Yeah, okay. Number one, we were there to vacation all over California, see family and things like that. And Tahoe, the whole deal went all over and then Paul McCartney happened to be sort of nearby and my parents kind of free spirited fun traveling folks. So that was my first concert, probably age 10-ish.
Mike Lester (21:31):
I didn’t even know. I’m not going to…
Really cool parents in my opinion.
Mike Lester (21:35):
That’s pretty great. I mean, took advantage of a good opportunity for sure.
Yes they did.
Mike Lester (21:42):
Why are you in California to start with not to get off topic, and this was a long time ago [crosstalk 00:21:46].
Just vacation. My mom was a travel agent and we would travel all the time. And at this time I lived in South Carolina, like you said, and decided to do Tahoe and some other places and have some family outside of Sacramento and visiting them and just traveling and why not taking a concert at the same time?
Mike Lester (22:05):
Okay. Sounds good. All right. Right now I’m trying to, Finn’s, the three-year-old has a new favorite song. Not by a Paul McCartney or Wings, but it’s a Elton John one and if I play it, he’ll just scream the lyrics. It’s kind of cool to see.
But you’re raising him right with some good music. I like that.
Mike Lester (22:23):
There you go. Yep.
Well, I’ve had a little time on my hands lately and I checked in with a few families I know across the country and asked them a sort of loaded question, Mike. If they had known that this financial crisis was coming, what would they have done different if anything, with their money. And here’s what they had to say.
Speaker 6 (22:43):
I would have started saving and investing at a much younger age, which is exactly what we’ve been telling our 20 something sons to do by the way. And just maybe knowing what I know now, I would have invested in companies that make toilet paper.
Speaker 7 (22:58):
So if I couldn’t do it over, I would have tried to liquidate any investments before the 21st of February, wonderful 2020 hindsight. And then I’d be in a position now to be buying stocks at incredibly low prices.
Speaker 8 (23:14):
We definitely dodged a bullet. We actually had contractors out to give us some estimates on pretty significant addition. So we were going to refinance the house and put money towards that. I’m actually quite glad we didn’t do that for financial aspect and I think I probably would have dragged the project out for a good bit of time.
Speaker 9 (23:33):
When the downturn first began, I did check my funds and kind of freaked out a little because it was such a sharp decline. So I have not looked since, and I don’t plan on looking anytime soon.
Speaker 10 (23:44):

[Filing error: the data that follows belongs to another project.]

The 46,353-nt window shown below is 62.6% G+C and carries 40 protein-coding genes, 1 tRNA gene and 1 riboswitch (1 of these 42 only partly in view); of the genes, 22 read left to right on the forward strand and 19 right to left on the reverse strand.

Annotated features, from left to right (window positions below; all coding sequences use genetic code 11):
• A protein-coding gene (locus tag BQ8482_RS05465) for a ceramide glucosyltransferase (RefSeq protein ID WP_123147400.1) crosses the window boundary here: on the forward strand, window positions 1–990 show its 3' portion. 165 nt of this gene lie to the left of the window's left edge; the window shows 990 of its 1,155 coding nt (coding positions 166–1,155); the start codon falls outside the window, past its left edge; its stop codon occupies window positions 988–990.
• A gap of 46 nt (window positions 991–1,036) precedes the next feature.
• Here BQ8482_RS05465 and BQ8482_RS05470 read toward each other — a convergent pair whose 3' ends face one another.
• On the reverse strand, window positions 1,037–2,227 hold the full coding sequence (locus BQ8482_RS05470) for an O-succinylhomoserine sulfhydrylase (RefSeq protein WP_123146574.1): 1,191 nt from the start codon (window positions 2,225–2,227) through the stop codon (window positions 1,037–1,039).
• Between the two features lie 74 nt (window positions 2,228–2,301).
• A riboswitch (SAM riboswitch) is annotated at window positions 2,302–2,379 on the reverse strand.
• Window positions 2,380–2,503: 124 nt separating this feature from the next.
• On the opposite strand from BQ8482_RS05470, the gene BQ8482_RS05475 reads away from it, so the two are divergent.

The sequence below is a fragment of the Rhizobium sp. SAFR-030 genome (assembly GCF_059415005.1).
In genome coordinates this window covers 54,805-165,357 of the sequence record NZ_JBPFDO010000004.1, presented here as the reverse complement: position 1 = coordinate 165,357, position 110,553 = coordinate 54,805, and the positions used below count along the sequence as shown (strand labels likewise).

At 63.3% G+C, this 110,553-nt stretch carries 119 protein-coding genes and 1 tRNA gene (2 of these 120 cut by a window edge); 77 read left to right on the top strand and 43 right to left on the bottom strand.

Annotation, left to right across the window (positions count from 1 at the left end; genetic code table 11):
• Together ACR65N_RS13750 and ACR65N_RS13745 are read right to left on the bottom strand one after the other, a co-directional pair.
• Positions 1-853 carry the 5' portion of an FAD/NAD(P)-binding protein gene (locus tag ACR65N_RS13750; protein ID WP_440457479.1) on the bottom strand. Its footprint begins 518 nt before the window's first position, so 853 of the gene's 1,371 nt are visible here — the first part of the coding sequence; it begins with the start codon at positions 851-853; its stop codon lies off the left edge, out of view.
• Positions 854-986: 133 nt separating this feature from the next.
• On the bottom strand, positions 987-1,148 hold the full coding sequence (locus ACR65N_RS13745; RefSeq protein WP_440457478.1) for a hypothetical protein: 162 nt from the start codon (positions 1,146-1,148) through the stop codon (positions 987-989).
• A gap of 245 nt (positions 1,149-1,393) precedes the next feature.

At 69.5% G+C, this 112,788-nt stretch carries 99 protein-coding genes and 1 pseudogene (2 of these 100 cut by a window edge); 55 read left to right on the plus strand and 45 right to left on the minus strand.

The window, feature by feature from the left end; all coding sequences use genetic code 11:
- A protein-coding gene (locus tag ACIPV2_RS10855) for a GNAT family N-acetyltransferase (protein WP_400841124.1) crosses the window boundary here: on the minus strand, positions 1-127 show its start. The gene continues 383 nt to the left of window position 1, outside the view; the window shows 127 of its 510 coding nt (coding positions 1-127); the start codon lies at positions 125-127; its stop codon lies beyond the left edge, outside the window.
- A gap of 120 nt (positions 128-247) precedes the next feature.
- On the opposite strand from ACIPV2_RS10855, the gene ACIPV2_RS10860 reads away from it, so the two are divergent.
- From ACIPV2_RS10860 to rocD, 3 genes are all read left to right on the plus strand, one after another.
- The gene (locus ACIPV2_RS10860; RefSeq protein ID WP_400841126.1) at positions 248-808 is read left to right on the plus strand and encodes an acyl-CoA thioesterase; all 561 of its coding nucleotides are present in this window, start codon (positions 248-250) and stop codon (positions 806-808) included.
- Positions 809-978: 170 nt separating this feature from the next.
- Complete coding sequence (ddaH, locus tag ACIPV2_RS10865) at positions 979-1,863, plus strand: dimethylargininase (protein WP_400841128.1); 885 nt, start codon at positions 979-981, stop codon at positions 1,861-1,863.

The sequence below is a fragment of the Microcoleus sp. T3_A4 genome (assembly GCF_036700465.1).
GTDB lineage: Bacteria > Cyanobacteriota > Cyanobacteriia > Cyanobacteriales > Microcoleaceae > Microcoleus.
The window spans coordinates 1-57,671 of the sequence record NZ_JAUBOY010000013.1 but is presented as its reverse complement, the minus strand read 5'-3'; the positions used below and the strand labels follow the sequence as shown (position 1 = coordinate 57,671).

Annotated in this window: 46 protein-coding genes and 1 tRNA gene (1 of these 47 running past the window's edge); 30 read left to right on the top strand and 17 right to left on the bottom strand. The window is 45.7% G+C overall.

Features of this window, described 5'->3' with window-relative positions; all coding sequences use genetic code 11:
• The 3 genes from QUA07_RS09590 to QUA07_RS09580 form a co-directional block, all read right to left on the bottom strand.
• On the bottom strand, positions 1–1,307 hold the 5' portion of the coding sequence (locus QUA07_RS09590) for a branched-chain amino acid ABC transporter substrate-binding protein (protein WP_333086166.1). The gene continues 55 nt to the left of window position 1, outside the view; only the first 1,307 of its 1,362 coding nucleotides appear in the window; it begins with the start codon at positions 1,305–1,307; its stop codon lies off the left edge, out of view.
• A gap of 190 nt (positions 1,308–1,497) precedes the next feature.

If I had known then what we all know now, I would have tried to remember the words of Warren Buffett, the last time the market crashed. When he was told that he lost a billion dollars that day, his response was, “I wasn’t going to spend it today.” It’s easy to be flippant when you have a few more billions to spare, but the advice behind the comment is sound. The economy is basically strong and this too shall pass.
So Mike, that last friend, obviously a former radio colleague, you could hear it in his voice. Couple of different perspectives. But overall, I’m not going to look at my statement anymore. That’s kind of scary and she’s near retirement. The last guy who I used to work with saying, “It’ll bounce back. It always does.”
Mike Lester (24:28):
Sure. Referencing Warren Buffett there. Here’s the thing, depending on your situation currently and nobody feels great about certainly COVID, but if you’re retired last year or five years ago or 10 years ago, and you’re taking a look at your portfolio, you’re invested in markets because you believe certainly longterm. The average rates of return are higher than just going to fixed interest rate investments. That’s not hard to believe when we take a look at, what’s the most you could get at the bank? Maybe one and a half percent. Kristen, that’s not going to take care of anybody adjusted for inflation and taxes moving forward through retirement. So people have been looking to markets and we’ve seen it in our business, we’ve seen it in the radio show and when things are going good, people tend to be pretty laid back. It wasn’t hard to make money in the market over the past 10, 11 years because markets kept going up.
No, I mean, my cat could have done well. It’s not…
Mike Lester (25:19):
If you were participating, you’re doing well. And then a hindsight, because of there are a lot of people sort of saying, “Hey, hindsight being 2020, if I had known this, if I had known that…” well, of course we say that every single time, Kristen, but nobody’s ever going to have 2020 hindsight, that’s not going to happen. So we need to be smart in my opinion. So we want to build smart portfolios. We want to be active in management of the portfolios. We don’t want to get lackadaisical about, “Well, hey listen everything’s good. Everything’s going up.” Kristen, my message would be the same if markets were still going up, which would be, do an analysis of your portfolio, make sure it’s as efficient as a composite really be. Because just because you’re doing well in the market, doesn’t mean you have an efficient portfolio. You might be doing well, but taking way more risk than you have to take. You might not be doing as well as you should be for amount of risk that you’re willing to take.
Mike Lester (26:09):